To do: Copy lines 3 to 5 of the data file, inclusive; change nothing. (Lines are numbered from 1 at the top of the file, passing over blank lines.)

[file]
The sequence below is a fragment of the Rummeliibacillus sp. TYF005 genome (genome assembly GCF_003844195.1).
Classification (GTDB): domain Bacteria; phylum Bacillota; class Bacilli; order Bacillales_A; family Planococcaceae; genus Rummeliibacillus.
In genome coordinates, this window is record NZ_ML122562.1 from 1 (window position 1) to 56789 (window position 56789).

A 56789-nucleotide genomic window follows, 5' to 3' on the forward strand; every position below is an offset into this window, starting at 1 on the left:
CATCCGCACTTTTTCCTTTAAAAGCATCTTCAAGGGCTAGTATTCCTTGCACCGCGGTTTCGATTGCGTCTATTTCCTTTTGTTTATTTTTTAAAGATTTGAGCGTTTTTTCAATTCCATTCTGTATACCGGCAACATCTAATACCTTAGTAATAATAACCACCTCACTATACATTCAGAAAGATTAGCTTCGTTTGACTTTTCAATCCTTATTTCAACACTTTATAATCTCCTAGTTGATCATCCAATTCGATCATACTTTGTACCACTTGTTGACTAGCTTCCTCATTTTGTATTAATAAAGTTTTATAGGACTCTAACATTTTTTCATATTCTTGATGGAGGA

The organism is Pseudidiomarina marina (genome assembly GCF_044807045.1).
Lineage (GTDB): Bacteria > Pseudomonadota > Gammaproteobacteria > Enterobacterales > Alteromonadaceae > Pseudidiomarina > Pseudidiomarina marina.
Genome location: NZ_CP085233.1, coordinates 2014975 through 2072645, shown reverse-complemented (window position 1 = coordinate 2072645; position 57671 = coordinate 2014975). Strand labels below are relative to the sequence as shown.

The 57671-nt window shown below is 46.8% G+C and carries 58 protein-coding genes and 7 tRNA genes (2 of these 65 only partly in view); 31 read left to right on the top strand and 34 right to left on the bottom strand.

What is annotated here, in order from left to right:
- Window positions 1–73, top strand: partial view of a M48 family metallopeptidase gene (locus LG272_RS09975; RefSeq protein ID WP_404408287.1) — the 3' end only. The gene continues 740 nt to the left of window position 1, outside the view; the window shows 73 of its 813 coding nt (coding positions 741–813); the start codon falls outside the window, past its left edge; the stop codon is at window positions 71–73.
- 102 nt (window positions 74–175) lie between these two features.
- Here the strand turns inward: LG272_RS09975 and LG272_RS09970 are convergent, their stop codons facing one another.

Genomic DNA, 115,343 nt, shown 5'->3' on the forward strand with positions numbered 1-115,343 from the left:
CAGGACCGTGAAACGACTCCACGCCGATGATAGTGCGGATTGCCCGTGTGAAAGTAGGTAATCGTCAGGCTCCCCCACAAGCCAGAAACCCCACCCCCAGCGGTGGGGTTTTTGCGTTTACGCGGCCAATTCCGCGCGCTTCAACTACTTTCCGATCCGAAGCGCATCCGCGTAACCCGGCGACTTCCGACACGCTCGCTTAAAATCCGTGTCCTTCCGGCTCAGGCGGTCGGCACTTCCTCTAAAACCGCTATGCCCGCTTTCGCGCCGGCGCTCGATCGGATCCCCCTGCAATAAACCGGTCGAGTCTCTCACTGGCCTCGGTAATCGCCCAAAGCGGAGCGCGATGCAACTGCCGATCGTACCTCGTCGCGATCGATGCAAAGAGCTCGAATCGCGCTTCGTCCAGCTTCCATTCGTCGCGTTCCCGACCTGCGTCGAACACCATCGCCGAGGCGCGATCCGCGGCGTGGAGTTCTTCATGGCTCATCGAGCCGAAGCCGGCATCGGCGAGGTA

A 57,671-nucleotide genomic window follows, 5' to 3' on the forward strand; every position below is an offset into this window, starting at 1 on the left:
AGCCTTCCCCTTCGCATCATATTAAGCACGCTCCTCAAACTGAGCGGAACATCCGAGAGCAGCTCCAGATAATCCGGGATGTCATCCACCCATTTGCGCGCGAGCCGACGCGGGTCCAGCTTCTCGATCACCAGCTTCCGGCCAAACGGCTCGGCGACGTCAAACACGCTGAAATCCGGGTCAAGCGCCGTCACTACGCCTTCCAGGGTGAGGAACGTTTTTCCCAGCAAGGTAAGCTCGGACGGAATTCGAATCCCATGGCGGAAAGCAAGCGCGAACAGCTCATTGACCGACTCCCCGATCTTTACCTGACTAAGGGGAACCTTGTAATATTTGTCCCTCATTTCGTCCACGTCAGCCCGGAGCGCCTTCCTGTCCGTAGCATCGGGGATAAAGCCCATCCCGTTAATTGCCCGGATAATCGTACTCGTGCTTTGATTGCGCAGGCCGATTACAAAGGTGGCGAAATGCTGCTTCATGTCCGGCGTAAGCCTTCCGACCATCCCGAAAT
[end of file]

In genome coordinates, this window is record NZ_ML122562.1 from 1 (window position 1) to 56789 (window position 56789).

A 56789-nucleotide genomic window follows, 5' to 3' on the forward strand; every position below is an offset into this window, starting at 1 on the left:
CATCCGCACTTTTTCCTTTAAAAGCATCTTCAAGGGCTAGTATTCCTTGCACCGCGGTTTCGATTGCGTCTATTTCCTTTTGTTTATTTTTTAAAGATTTGAGCGTTTTTTCAATTCCATTCTGTATACCGGCAACATCTAATACCTTAGTAATAATAACCACCTCACTATACATTCAGAAAGATTAGCTTCGTTTGACTTTTCAATCCTTATTTCAACACTTTATAATCTCCTAGTTGATCATCCAATTCGATCATACTTTGTACCACTTGTTGACTAGCTTCCTCATTTTGTATTAATAAAGTTTTATAGGACTCTAACATTTTTTCATATTCTTGATGGAGGA